The decision serves as a reminder that while sellers are obliged to make full and complete disclosure of defects not readily discoverable, making the property dangerous or unfit for habitation, buyers are equally obliged to exercise due diligence in investigating properties they propose to purchase. The standard of inquiry will be that of a reasonably prudent buyer in the circumstances.

Jennifer A. Clee
B.A., LL.B.


1. Creswell Investments Inc. v. Pavone, 2011 B.C.S.C. 1069 (S.C.).













Legally Speaking is published eight times a year by email and quarterly in print by the British Columbia Real Estate Association, and funded in part by The Real Estate Foundation of British Columbia. Real estate boards, real estate associations and REALTORS® may reprint this content, provided that credit is given to BCREA by including the following statement: "Copyright British Columbia Real Estate Association. Reprinted with permission."


Strata-Properties (Townhomes and Condo's)


"What many owners of new homes may not realize is that failure to perform regular maintenance or improperly performed maintenance could limit their home warranty insurance coverage,"


Following good maintenance practices is one of the best ways that homebuyers can protect their investment. Visit and check out the HPO's Maintenance Matters bulletin series. 


Non-Strata Properties (Houses)


Homeowners can use the Residential Construction Performance Guide to determine whether a possible construction defect might be covered by home warranty insurance and to better understand how warranty providers may evaluate claims in new homes.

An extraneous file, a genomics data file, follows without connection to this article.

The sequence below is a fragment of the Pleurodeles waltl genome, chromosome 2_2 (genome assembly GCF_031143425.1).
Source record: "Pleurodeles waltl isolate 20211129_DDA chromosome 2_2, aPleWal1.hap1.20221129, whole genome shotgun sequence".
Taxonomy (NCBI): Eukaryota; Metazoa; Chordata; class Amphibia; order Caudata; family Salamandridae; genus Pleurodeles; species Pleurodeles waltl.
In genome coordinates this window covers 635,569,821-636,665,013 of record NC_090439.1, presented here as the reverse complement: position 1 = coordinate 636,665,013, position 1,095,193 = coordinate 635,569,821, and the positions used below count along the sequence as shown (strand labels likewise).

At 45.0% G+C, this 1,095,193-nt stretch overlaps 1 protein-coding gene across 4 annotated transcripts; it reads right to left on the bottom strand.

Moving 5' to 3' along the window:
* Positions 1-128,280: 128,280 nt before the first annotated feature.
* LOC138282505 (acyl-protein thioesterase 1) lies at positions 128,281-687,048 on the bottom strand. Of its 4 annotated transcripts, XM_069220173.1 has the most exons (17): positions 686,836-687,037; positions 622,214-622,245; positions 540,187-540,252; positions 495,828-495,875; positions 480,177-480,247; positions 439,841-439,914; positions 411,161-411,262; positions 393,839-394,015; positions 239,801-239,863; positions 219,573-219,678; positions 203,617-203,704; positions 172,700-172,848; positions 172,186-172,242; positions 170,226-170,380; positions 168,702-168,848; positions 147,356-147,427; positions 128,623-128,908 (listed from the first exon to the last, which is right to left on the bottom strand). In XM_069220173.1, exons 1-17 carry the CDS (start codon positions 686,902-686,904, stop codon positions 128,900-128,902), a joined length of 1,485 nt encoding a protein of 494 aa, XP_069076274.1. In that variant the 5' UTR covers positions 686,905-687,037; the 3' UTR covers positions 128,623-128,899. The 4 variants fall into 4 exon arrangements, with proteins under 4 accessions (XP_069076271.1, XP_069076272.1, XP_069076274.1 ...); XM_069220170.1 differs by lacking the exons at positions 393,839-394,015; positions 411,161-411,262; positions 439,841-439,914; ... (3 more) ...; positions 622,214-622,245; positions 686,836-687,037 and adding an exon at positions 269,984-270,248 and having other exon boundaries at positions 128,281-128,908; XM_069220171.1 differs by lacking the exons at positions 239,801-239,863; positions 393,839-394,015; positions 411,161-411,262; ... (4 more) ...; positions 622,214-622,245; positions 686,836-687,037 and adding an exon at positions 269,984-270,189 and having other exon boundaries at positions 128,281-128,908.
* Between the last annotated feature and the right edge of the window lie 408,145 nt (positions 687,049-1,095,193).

This very cool piece of film  sat in an attic in Australia for over 100 years, and was discovered just a few years ago and restored. It's a film of everyday Vancouver life in 1907, filmed from a trolley car by a filmmaker who died five years later as he filmed the maiden voyage of the Titanic.


The film starts at Georgia Street looking north down Granville, then follows Granville,turns right on Hastings and follows along Hastings.  It skips a bit but turns left to go up Main St.   Hope you enjoy the film.


See the link below.


The government today announced the HST/PST transitional rules on new homes.


As the province transitions back to the PST, which will replace the HST effective April 1, 2013, measures to ease the HST burden on new home buyers include:

•The BC New Housing Rebate threshold will increase to $850,000 from $525,000, so that more than 90% of newly built homes will now be eligible for a provincial HST rebate effective April 1, 2012.

•The maximum rebate will increase to $42,500 from $26,250 effective April 1, 2012.

•Buyers of new secondary vacation or recreational homes outside the Greater Vancouver and Capital Regional Districts priced up to $850,000 will now be eligible to claim a provincial grant of up to $42,500 effective April 1, 2012.

For newly built homes where construction begins before April 1, 2013, but ownership and possession occur after, purchasers will not pay the 7% provincial portion of the HST. Instead, purchasers will pay a temporary, transitional provincial tax of 2% on the full house price.


HST/PST transition rules will help ensure that whenever purchasers buy a new home they will all pay a consistent and equitable amount of tax, whether the home is built:

•entirely under the HST;
•entirely under the PST; or
•partly under HST and partly under the PST.


The temporary housing transition measures will be in place until March 31, 2015. The tax only applies to homes where construction begins before the transition date and ownership and possession occur after.


February 15 report from the Canadian Real Estate Association.


Click on the line above for the full report about real estate across Canada, but in a nutshell...



  • Home sales were down 4.5% from December to January.
  • Actual (not seasonally adjusted) activity came in 4.0% above levels in January 2011, and stood even with the 5 and 10 year averages for January sales.
  • The number of newly listed homes edged down 1.4% from December to January.